Author: Raza Beig, CEO, Splash
27 Sep 2018
Fashion is one of the largest and most resource-intensive industries in the world. It is a complicated business involving large and varied supply chains that cross multiple markets, including agriculture, design, manufacturing, shipping, retail, marketing and recycling services.
As an industry, fashion is among the world’s worst polluters, having a sizeable and direct impact on the quality of our air and water, as well as producing a great deal of solid waste. It also has a profound socioeconomic influence on the hundreds of millions of people engaged in the industry globally.
Ultimately, the fashion world has a vital role to play in delivering a sustainable future – simply because of all the areas and industries it touches. It contributes a huge amount to local economies, creates millions of jobs, influences the global supply chain and has considerable social effects, too. Evolving the role fashion plays becomes more pressing with each passing year, as our planet’s resources become increasingly scarce.
Fortunately, the industry’s size and influence means those within it have an excellent opportunity to positively affect the environment to the same extent they affect the economy. To make this a reality, the future of fashion needs to use the innovation and adaptability with which it has become synonymous to create a more sustainable and fairer world for all.
Making a splash
Splash is one of the biggest fashion retailers in terms of store presence and volume in the Middle East. As such, we believe it is our responsibility to bring about a positive change in the region. But we didn’t adopt a sustainable approach simply to be on trend: we did it for moral reasons.
The fashion industry is among the world’s worst polluters, having a sizeable and direct impact on the quality of our air and water, as well as producing a great deal of solid waste
Splash has taken a lead in sustainable fashion, not just within its parent company, the Landmark Group, but in the Middle East as a whole. Sustainable fashion is an ideology that was discussed in our boardroom for some time and is now part of our DNA, with everyone across our business practising it in their daily work lives. Sustainability has therefore become a core value for the brand, which is why we are determined to adopt and promote sustainable business practices across our extended value chain.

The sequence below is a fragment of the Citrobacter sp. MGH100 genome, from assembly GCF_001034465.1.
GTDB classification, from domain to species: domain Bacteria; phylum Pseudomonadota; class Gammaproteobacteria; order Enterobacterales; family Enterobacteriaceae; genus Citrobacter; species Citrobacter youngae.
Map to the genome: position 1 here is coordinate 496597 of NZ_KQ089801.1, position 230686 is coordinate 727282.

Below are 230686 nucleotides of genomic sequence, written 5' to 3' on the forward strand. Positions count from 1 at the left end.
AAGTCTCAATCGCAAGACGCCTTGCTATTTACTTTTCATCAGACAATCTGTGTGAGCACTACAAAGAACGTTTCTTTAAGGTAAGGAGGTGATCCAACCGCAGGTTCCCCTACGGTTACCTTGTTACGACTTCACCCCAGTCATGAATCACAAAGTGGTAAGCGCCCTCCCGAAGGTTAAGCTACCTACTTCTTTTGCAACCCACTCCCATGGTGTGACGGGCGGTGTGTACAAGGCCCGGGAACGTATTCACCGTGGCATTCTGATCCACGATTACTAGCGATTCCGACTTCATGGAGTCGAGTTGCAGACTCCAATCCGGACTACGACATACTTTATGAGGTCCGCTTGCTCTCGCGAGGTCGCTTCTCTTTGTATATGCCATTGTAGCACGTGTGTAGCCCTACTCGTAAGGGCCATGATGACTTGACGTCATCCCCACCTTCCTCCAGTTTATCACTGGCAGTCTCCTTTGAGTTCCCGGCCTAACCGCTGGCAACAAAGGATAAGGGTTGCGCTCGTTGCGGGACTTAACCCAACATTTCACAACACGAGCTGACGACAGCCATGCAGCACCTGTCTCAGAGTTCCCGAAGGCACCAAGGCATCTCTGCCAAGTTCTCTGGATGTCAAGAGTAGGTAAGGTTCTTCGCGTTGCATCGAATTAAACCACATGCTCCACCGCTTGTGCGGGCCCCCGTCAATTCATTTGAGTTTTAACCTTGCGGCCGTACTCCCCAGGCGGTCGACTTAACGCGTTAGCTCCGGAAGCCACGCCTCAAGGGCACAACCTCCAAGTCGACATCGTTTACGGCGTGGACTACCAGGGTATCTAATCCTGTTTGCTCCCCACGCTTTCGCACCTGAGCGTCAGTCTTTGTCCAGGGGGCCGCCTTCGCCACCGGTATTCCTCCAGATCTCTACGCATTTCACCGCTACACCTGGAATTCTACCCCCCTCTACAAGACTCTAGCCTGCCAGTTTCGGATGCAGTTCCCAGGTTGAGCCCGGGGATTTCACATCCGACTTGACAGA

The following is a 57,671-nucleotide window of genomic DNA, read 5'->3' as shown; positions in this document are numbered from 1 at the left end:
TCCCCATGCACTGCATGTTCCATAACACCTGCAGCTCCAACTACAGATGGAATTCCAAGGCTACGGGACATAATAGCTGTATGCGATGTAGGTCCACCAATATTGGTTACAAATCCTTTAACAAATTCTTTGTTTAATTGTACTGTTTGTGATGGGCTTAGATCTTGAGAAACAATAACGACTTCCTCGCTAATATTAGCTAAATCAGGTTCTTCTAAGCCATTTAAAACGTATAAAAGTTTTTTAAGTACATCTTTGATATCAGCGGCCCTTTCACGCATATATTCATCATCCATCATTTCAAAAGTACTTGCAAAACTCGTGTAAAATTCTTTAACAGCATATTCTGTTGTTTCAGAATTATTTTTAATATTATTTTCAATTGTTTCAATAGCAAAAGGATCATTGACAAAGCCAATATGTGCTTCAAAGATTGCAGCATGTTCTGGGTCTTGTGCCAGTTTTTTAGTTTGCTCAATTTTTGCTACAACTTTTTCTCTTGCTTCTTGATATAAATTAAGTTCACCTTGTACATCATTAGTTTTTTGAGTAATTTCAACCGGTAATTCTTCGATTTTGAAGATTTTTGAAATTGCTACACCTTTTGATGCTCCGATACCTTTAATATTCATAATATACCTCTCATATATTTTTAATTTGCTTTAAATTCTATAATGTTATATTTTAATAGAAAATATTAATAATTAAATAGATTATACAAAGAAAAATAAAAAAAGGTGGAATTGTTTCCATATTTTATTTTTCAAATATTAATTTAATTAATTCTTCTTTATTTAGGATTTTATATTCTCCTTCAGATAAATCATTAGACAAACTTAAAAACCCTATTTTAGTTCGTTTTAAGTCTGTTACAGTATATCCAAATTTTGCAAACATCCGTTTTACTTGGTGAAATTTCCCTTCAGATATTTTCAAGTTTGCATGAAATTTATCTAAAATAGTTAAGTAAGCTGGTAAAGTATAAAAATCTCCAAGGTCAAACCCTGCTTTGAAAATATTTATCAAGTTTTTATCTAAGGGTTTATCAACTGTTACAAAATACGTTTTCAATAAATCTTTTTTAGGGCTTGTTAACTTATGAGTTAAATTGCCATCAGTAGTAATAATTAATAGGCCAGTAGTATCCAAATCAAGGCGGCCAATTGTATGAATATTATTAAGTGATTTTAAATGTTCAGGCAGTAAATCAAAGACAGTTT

For years, the concept of sustainability in the Middle East was not as mature as it was in the West. More recently, however, there has been a significant shift in the approach towards sustainability: now, governments, businesses and consumers are all moving in the same direction.
Indeed, there is a constant push from leadership circles within the region to adopt sustainability as a key concept in the social, environmental and economic space. Sustainability is also one of the key themes for Expo 2020, which will take place in Dubai. At the event, major players from around the globe will gather to share their creativity, showcase innovation and find new ways of collaborating.
As examples like Expo 2020 highlight, the fashion retail market in the Middle East has a great deal of influence on numerous international labels. Fortunately, this is a two-way street: the widespread presence of the world’s most renowned fashion brands in the region has raised awareness among consumers and home-grown retailers alike. To make the most of this exchange, Splash has again taken a position of leadership, and is now setting examples to numerous retailers in the region.